Why an Independent Insurance Agent Is Better Than Self-Insuring

(And how to avoid common mistakes)

Independent insurance agents vs self insuring own

If you are a large company or just a single-family household, self-insuring may be something you've thought about. Before you decide on whether to go with an independent agent or self-insure, there are a few things you need to know.

TrustedChoice.com has connections to independent insurance agents in your area. They can help guide you in your decision-making process and tell you the pros and cons of each.

What Is Self-Insuring?

Self-insuring may sound scary and even foreign if you are not sure of the concept. Most of your policies would still be active when it comes to self-insurance, with your life insurance being one that some have decided to self-insure. 

Of course, there are other ways to self-insure. It is all dependent on your income and how much money you can risk. When you trust your insurance to a carrier, they are essentially assuming your risk and promise to cover an exposure when a claim arises.

With self-insurance, you take the carrier out of the equation and promise yourself that you will pay the expense when something catastrophic happens. The catch is you have to have enough money to be able to cover the loss. 

Most insureds can't stomach a bill for hundreds of thousands of dollars and up, so they choose to pay a premium and have the insurance company take the hit.

What Does Self-Insuring Look Like?

Self-insuring can look like several different scenarios depending on what you want to be responsible for. Some business owners decide it costs them less to have enough capital in savings and pay out of pocket for any claims that come their way. This can be tricky, and here is why:

1.) They have to assume responsibility, which means they are entirely liable for anything that happens. 

2.) You never know how big a claim could get, so if you under-calculated your exposure, you could be in deep water. 

3.) There are a lot of risks that need covering in business, and being sure you've got all your bases covered could be expensive. 

If you are an individual and want to self-insure, it may look a bit different than a business. Depending on what you are looking to be responsible for, you could have a significant variance in what you have saved to cover a claim. 

Speaking with a knowledgeable independent insurance agent can help see the pros and cons of each.

How Does Self-Insurance Work?

Picture this: you pull in $50,000 annual income, which means you will want to have $500,000 in investable assets so you have enough coverage. Typically, this is referring to self-insuring a life insurance policy, but you get the picture. 

Scenario of What You'd Need to Self-Insure Life Insurance

self life insurance

What You Shouldn't Self-Insure and How an Independent Agent Can Help

Business Insurance: There are so many different exposures and people involved when you are operating a business. If you're thinking about self-insuring, don't. Most business owners do not have the cash flow to cover significant claims. This could put you out of business faster than you started. 

  • Instead: Speak with your independent agent on high deductibles for the small- to medium-sized claims and let the insurance company handle the rest. This will save you some premium and give you peace of mind. 

Homeowners Insurance: Your home is likely your largest asset, so trusting it to self-insurance is a risk. To account for the what-ifs in life may not be a gamble you want to take. Because homeowners insurance covers so much more than just your home, it's best to leave this one up to the experts.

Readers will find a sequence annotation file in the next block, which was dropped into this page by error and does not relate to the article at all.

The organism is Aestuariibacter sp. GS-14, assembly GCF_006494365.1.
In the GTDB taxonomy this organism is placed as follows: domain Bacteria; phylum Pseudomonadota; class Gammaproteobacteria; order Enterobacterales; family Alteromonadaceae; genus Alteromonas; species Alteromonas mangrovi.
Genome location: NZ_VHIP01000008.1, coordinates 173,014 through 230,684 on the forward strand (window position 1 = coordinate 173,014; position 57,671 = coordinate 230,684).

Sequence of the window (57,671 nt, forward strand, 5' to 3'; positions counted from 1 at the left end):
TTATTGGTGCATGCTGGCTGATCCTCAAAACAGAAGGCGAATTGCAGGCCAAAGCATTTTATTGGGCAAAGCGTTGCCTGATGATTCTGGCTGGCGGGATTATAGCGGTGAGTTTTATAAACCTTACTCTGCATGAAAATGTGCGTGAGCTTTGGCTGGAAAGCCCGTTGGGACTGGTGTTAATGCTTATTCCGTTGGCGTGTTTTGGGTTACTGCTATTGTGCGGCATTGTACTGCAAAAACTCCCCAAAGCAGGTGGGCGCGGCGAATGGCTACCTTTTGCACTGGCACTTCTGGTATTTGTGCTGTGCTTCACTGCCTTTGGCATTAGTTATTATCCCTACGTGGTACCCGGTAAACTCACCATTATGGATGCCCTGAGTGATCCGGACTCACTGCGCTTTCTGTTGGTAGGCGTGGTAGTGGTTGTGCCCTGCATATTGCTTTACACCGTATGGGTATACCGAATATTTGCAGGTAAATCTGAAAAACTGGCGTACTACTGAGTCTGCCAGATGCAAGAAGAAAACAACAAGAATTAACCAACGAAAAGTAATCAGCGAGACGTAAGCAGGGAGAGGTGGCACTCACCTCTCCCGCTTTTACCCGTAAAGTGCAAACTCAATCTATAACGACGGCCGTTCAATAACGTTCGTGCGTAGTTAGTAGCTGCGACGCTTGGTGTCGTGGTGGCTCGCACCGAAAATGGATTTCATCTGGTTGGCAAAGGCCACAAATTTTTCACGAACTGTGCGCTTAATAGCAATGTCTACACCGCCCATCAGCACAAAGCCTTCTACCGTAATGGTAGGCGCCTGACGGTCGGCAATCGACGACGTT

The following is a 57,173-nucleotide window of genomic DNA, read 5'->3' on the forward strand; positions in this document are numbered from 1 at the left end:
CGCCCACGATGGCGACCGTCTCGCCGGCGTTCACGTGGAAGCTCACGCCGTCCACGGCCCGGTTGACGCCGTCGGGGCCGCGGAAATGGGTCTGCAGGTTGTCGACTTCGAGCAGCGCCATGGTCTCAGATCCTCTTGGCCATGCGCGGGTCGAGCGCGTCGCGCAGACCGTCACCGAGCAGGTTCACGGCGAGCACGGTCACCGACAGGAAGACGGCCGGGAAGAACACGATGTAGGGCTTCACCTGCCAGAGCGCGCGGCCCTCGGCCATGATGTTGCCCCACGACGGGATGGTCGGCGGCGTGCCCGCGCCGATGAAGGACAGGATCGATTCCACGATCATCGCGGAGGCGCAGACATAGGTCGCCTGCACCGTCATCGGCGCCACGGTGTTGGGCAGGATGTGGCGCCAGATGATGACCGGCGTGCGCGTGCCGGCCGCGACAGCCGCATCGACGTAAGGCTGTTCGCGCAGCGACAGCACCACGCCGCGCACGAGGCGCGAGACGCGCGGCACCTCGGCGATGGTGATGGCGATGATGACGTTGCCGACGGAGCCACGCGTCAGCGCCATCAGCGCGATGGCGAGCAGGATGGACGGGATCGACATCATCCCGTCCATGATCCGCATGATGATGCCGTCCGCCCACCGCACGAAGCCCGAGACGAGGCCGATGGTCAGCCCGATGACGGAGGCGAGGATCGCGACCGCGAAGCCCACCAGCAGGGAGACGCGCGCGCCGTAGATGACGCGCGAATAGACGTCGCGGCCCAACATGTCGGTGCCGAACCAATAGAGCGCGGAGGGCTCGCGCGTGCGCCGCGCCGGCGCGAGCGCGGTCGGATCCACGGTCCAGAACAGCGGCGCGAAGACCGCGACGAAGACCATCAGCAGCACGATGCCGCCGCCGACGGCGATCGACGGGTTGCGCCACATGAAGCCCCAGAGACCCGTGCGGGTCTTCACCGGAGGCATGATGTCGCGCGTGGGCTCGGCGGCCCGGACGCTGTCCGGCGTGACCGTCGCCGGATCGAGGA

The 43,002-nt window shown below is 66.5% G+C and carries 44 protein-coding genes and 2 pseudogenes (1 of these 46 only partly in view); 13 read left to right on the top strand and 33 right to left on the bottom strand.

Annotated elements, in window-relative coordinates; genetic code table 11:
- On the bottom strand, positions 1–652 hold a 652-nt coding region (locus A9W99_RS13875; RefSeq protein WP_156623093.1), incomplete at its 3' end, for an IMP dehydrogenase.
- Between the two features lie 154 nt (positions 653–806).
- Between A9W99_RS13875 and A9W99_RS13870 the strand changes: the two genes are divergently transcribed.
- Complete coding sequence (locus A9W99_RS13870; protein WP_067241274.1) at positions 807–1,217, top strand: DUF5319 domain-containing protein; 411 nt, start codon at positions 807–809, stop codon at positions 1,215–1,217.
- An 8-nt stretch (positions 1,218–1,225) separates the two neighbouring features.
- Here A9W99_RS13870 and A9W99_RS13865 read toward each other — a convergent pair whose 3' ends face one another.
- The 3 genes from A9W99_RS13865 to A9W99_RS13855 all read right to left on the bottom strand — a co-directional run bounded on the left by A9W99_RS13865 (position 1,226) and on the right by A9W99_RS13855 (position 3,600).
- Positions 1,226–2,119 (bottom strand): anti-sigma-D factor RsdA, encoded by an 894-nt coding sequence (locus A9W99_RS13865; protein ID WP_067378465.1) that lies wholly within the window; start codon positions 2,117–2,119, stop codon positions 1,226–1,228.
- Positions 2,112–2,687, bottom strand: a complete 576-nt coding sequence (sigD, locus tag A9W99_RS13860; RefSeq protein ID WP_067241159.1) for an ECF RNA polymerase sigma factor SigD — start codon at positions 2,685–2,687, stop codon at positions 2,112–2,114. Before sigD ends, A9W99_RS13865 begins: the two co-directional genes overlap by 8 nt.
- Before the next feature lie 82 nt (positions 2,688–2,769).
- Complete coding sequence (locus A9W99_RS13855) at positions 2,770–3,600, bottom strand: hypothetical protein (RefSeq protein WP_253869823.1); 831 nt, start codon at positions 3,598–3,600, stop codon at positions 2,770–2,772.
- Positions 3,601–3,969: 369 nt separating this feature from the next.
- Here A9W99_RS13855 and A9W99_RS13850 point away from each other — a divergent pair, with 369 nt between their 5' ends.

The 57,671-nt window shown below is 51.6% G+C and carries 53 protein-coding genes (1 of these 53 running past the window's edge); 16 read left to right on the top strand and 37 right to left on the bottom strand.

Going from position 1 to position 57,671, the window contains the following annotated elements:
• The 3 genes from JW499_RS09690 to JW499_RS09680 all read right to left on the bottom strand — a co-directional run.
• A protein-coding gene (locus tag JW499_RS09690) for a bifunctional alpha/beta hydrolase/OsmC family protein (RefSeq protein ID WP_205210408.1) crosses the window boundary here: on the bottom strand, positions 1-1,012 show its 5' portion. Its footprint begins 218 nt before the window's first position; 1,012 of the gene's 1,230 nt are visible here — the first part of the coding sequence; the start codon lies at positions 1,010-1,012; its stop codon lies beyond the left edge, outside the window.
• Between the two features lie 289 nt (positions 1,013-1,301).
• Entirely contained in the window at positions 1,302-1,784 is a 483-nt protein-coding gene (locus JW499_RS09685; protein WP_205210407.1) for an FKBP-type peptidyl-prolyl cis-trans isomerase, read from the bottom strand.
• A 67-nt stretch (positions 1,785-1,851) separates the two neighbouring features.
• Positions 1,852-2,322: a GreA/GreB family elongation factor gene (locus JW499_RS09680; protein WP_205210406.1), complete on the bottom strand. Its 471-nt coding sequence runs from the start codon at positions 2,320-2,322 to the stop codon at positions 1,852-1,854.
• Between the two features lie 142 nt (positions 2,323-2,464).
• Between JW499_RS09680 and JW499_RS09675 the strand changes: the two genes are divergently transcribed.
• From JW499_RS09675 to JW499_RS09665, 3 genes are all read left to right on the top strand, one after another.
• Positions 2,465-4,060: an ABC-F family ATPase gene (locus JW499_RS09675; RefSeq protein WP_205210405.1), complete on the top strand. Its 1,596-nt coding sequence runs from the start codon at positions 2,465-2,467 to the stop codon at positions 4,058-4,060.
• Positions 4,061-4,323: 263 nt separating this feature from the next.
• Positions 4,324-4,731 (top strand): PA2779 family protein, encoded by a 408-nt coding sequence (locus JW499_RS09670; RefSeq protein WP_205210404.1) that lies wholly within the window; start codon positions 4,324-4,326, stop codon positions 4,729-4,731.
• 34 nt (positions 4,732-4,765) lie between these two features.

• Instead: Have a conversation with your independent agent about raising your deductibles and bundling all your policies to save premium.

Auto Insurance: This is definitely a policy you want your independent agent to handle. Auto insurance is probably the most volatile of them all because they have to account for a lot of other third parties. The road is a busy place, and there's no telling what can happen. A four-car pileup could cost millions when it's all said and done, and if there's a death that occurs as a result of an accident, you might as well hand over everything you own. 

  • Instead: Speak with your independent agent about raising deductibles and changing coverage that may not be needed on older vehicles.

Life Insurance: This is the policy that most people don't actually own, and if they do, it's usually not enough coverage. Life insurance will cover the financial burden that comes after your passing. If you have a good policy in place, you will be able to pay all funeral costs and assets off and even leave something to your loved ones. This is the insurance that most people want to self-insure. But unless you have ten times your income saved up, it's probably better to let your independent agent handle it. 

  • Instead: Make a plan with your independent agent on some life insurance products that have a death benefit for when you pass and a growing mechanism to utilize the tax benefits. 

Why You Need an Independent Agent

If you have an independent insurance agent in your corner, you can talk through self-insuring ups and downs. Your agent will give you unbiased advice and steer you in the direction that's best for you. 

Life can be risky, and it's best to have an expert opinion so you know what you're getting into and how to handle it best. 

Where Do I Find an Independent Insurance Agent?

TrustedChoice.com is your one-stop resource when it comes to insurance coverage and finding a local agent. They have connections and the know-how to use them. With the find an independent agent tool, it's as easy as 1-2-3. 

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TrustedChoice.com Article | Reviewed by Candace Jenkins

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